Background: An association between diesel exhaust exposure and lung cancer mortality in a large retrospective cohort study of US railroad workers has previously been reported. However, specific information regarding cigarette smoking was unavailable.
Methods: Birth cohort, age, job, and cause of death specific smoking histories from a companion case-control study were used to impute smoking behavior for 39,388 railroad workers who died 1959-1996. Mortality analyses incorporated the effect of smoking on lung cancer risk.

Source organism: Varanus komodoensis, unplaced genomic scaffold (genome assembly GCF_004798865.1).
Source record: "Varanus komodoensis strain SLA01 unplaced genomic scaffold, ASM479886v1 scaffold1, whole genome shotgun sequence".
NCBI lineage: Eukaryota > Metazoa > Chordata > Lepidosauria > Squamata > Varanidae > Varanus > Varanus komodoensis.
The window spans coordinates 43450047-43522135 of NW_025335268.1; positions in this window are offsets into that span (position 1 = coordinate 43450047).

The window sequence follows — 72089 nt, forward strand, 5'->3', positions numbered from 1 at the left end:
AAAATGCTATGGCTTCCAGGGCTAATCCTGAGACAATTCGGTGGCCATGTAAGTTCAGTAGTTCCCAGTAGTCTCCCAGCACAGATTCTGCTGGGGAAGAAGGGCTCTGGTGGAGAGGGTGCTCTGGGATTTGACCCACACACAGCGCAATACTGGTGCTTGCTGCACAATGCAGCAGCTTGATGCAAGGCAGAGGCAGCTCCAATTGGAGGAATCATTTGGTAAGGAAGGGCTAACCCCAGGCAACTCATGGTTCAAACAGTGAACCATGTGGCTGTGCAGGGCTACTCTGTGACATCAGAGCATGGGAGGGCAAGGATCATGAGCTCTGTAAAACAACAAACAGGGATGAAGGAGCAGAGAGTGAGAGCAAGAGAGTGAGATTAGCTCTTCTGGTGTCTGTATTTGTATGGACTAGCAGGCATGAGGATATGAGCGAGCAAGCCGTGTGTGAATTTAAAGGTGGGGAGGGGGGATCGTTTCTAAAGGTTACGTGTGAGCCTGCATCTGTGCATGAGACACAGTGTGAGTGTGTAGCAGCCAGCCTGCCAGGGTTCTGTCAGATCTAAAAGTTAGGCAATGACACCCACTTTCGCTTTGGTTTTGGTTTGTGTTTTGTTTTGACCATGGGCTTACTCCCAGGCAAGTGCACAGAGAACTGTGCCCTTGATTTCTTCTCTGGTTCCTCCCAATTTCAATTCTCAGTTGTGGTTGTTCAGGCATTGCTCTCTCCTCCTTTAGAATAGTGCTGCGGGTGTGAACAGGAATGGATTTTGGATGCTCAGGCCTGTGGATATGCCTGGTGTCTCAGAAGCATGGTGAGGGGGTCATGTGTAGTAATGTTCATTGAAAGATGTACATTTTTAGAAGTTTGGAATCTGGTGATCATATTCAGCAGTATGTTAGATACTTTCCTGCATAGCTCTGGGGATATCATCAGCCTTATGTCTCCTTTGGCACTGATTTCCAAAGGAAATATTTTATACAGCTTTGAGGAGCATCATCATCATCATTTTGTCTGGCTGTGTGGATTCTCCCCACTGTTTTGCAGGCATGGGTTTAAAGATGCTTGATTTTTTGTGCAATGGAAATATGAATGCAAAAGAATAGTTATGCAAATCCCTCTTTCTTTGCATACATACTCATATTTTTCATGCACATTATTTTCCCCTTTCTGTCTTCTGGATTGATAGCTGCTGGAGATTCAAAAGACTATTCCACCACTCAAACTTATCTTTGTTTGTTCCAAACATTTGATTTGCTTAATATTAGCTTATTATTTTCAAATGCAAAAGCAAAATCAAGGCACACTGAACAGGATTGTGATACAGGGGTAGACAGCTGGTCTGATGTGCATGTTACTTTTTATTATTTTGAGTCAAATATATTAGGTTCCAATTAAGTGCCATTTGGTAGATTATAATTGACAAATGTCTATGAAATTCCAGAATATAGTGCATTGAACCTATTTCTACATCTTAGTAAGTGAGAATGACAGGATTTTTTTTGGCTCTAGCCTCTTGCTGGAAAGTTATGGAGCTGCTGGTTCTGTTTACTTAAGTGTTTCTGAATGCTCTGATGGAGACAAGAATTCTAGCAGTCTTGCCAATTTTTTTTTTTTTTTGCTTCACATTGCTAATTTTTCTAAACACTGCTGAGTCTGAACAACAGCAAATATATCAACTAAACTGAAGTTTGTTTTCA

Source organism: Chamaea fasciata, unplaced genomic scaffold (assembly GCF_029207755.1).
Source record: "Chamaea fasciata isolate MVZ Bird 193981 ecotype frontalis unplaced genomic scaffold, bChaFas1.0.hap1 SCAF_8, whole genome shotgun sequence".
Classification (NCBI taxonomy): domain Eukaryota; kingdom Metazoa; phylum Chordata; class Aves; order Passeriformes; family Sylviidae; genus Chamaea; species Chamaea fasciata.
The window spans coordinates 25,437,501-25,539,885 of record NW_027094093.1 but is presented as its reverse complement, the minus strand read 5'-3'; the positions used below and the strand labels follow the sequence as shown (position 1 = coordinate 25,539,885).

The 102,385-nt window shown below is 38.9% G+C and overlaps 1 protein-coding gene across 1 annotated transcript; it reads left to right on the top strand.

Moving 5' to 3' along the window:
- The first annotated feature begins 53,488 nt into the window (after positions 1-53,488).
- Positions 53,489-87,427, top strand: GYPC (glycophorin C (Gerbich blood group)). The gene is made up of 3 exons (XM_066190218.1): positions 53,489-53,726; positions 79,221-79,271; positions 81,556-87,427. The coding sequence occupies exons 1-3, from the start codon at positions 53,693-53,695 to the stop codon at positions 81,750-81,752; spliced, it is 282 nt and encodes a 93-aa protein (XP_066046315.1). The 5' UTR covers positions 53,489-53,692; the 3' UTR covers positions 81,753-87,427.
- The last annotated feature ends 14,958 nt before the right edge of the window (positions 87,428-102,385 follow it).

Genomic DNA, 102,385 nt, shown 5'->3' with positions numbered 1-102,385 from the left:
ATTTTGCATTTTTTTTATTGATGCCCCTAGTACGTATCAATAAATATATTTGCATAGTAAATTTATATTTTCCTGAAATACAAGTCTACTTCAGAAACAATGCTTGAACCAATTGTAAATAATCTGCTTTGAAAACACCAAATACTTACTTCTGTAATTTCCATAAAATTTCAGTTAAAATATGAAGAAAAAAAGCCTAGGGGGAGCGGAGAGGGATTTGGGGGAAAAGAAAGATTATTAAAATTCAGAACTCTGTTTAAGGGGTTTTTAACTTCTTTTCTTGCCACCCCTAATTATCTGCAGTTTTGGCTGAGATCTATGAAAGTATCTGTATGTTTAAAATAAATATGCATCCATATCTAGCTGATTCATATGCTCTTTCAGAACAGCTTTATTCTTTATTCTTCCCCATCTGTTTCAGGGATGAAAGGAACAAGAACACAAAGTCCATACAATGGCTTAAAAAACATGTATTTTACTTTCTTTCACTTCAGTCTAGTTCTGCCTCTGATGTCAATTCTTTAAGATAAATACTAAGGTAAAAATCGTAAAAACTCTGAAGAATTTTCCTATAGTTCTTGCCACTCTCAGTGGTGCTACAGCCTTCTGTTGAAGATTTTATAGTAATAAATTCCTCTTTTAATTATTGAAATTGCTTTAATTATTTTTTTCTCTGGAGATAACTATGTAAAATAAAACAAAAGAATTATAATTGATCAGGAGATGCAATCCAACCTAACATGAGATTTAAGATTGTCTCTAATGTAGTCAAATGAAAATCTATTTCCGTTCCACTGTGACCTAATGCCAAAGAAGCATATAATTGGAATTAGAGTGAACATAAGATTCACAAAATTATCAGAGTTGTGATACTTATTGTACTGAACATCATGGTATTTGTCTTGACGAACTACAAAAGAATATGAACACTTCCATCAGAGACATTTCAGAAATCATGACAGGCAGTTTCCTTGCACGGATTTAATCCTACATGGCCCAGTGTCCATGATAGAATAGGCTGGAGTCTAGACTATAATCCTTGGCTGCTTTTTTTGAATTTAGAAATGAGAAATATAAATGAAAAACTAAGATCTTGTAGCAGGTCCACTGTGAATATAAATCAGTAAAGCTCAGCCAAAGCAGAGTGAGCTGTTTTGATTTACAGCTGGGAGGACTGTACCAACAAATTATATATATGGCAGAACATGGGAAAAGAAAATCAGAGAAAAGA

Results: The smoking adjusted relative risk of lung cancer in railroad workers exposed to diesel exhaust compared to unexposed workers was 1.22 (95% CI = 1.12-1.32), and unadjusted for smoking the relative risk was 1.35 (95% CI = 1.24-1.46).
Conclusions: These analyses illustrate the use of imputation in record-based occupational health studies to assess potential confounding due to smoking. In this cohort, small differences in smoking behavior between diesel exposed and unexposed workers did not explain the elevated lung cancer risk.